Leasehold a secure option for land

IF THERE is to be government regulation of foreign land ownership in SA, an option would be to look at 99-year leaseholds, says Cape Town-based international remortgaging firm Bond Busters.

Briton Richard Pembroke, joint MD of Bond Busters, which is part of the Cape & Country group, says a 99-year leasehold option for foreigners would not put off property investors from investing in SA. “In London, for example, hundreds of thousands of properties are bought by property investors on leasehold — and it’s their first property.”

He says SA will still attract foreign investment, but a distinction will be made between the rights of foreigners buying land and SA citizens buying land. As land is a “very sensitive issue” in SA, it is not unreasonable to make a distinction made between foreigners and locals.

Foreign land ownership has been a contentious issue in SA in recent years, with some commentators alleging that demand from foreigners for property has driven up property prices.

A panel appointed by Land Affairs Minister Thoko Didiza last month recommended a moratorium on foreign land ownership. This followed remarks made by President Thabo Mbeki that restrictions would be imposed on foreign property ownership, but they would be in line with international norms and practices.

Pembroke says there is no financial argument for restricting foreign land ownership. “There is no evidence that foreign investors are driving up property prices. The Johannesburg investor in Western Cape has every bit as much financial clout as an international investor, and these investors are purchasing property in places like the Western Cape at a far greater rate.”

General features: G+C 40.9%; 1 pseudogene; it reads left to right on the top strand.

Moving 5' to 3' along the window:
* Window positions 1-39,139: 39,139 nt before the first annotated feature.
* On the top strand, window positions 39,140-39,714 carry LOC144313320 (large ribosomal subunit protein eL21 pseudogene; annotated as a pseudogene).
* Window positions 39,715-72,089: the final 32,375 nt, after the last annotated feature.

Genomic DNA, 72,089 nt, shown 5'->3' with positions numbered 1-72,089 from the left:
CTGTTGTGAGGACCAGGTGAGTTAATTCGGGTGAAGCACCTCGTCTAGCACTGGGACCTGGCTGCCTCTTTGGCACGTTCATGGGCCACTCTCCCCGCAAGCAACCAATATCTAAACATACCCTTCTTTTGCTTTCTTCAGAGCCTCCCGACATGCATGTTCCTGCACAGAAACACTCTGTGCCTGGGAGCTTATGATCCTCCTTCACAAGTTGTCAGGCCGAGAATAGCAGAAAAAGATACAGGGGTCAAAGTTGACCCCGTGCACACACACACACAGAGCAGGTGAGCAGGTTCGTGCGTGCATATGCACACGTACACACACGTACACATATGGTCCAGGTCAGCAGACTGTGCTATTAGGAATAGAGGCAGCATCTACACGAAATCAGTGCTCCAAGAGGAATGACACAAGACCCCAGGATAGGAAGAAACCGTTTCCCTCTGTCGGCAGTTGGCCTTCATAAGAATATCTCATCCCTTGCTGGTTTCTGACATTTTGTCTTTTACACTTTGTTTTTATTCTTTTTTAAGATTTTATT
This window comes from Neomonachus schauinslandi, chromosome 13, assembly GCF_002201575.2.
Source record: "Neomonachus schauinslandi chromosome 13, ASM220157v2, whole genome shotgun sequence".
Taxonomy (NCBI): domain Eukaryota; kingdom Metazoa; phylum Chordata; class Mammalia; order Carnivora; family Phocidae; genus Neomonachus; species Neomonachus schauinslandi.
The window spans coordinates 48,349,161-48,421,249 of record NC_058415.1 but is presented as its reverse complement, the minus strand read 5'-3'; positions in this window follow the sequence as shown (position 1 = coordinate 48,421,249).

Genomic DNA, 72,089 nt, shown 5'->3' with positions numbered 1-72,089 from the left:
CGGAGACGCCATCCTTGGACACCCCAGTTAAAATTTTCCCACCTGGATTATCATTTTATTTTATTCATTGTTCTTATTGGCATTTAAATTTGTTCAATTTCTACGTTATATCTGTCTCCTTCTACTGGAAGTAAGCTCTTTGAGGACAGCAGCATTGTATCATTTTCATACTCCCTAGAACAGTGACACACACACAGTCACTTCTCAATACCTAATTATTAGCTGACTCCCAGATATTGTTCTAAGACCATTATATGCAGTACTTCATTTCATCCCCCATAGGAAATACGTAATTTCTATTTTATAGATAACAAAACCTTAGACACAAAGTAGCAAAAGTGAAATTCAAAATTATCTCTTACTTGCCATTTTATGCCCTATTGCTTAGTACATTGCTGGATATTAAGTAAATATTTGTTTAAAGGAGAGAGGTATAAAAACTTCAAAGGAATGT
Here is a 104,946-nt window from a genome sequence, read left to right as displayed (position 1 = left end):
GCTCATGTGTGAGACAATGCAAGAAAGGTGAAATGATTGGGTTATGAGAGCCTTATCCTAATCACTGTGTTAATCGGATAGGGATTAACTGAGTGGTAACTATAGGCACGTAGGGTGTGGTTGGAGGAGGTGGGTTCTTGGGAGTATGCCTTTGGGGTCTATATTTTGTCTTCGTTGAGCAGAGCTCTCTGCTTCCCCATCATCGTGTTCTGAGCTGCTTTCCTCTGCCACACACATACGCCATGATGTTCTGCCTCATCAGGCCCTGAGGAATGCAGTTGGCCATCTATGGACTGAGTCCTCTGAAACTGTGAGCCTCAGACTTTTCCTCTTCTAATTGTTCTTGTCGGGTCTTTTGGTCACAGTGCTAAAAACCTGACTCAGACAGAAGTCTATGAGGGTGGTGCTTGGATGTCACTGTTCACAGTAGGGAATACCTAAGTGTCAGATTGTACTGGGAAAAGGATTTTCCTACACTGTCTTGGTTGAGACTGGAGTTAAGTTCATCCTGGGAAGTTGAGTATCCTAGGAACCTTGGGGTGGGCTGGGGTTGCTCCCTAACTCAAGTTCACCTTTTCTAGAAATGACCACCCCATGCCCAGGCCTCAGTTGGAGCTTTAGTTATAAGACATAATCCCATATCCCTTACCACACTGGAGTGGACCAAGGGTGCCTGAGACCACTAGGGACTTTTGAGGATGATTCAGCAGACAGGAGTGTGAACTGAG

The economic benefits of foreigners buying property in SA also far outweigh any potential financial disadvantage, he says.

But Pembroke believes there is an “argument of principle” that it is “disingenuous” for government to be trying to implement a challenging and important policy of land redistribution on the one hand, and on the other, allow “completely unregulated foreign-property acquisition”.

“On principle, I think it is important that a distinction is made, but the distinction should in no way put off or be seen as a barrier to foreign property investors. It is for this reason I feel the long-term leasehold is one of the ways to go.” However, no laws should be passed by government which would frighten the international investment community, he says. “That would just be disastrous.”

The national land affairs department says it will not comment on the issue until the cabinet has decided on the land panel’s report. The department, which referred Business Day for comment to legal academic Shadrack Gutto, who chaired the panel, says the panel’s report still has to be reviewed by cabinet.

Gutto says there is “no doubt” some form of regulation or other will be adopted by government. “At this stage, one can’t pre-empt what options will be preferred by government.”

He says the panel did comparative studies on other countries in its investigation.

One of the options considered was leasehold land. But, he says, the leasehold option must be carefully considered to see if it “will have a negative impact on land reform”. Although a leasehold system “works well in Britain, one cannot just cut and paste” the leasehold policy.

Gutto says there are creative ways to combine leaseholds with other options, so that foreigners can have security of tenure, but citizens can have some stake in a partnership. The challenge is how to create security of tenure for long and short-term foreign investors, and have land available for redistribution.

Article from: www.businessday.co.za